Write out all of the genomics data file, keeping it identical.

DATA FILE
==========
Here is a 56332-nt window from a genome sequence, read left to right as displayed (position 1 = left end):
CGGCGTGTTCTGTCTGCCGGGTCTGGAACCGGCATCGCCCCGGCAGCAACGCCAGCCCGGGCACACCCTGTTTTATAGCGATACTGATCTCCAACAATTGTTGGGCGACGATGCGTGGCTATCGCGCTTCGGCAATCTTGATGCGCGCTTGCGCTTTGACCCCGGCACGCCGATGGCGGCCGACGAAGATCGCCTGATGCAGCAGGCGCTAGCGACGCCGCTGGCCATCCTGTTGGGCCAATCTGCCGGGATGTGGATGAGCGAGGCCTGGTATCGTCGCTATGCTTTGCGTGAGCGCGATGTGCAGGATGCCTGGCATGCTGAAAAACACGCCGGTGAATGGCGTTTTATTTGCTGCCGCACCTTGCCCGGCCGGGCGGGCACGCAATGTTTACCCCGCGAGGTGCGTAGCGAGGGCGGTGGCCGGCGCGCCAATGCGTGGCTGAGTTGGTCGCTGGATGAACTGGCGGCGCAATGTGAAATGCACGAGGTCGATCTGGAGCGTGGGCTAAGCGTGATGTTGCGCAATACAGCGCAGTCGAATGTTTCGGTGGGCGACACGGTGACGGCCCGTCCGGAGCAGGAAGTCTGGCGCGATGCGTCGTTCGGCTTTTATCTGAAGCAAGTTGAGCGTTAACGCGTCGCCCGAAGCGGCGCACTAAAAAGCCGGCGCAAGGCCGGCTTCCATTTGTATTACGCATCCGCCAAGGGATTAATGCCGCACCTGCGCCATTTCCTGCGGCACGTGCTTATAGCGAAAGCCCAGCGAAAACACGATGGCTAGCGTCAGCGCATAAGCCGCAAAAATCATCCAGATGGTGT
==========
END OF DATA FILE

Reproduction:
Here is a 56332-nt window from a genome sequence, read left to right as displayed (position 1 = left end):
CGGCGTGTTCTGTCTGCCGGGTCTGGAACCGGCATCGCCCCGGCAGCAACGCCAGCCCGGGCACACCCTGTTTTATAGCGATACTGATCTCCAACAATTGTTGGGCGACGATGCGTGGCTATCGCGCTTCGGCAATCTTGATGCGCGCTTGCGCTTTGACCCCGGCACGCCGATGGCGGCCGACGAAGATCGCCTGATGCAGCAGGCGCTAGCGACGCCGCTGGCCATCCTGTTGGGCCAATCTGCCGGGATGTGGATGAGCGAGGCCTGGTATCGTCGCTATGCTTTGCGTGAGCGCGATGTGCAGGATGCCTGGCATGCTGAAAAACACGCCGGTGAATGGCGTTTTATTTGCTGCCGCACCTTGCCCGGCCGGGCGGGCACGCAATGTTTACCCCGCGAGGTGCGTAGCGAGGGCGGTGGCCGGCGCGCCAATGCGTGGCTGAGTTGGTCGCTGGATGAACTGGCGGCGCAATGTGAAATGCACGAGGTCGATCTGGAGCGTGGGCTAAGCGTGATGTTGCGCAATACAGCGCAGTCGAATGTTTCGGTGGGCGACACGGTGACGGCCCGTCCGGAGCAGGAAGTCTGGCGCGATGCGTCGTTCGGCTTTTATCTGAAGCAAGTTGAGCGTTAACGCGTCGCCCGAAGCGGCGCACTAAAAAGCCGGCGCAAGGCCGGCTTCCATTTGTATTACGCATCCGCCAAGGGATTAATGCCGCACCTGCGCCATTTCCTGCGGCACGTGCTTATAGCGAAAGCCCAGCGAAAACACGATGGCTAGCGTCAGCGCATAAGCCGCAAAAATCATCCAGATGGTGT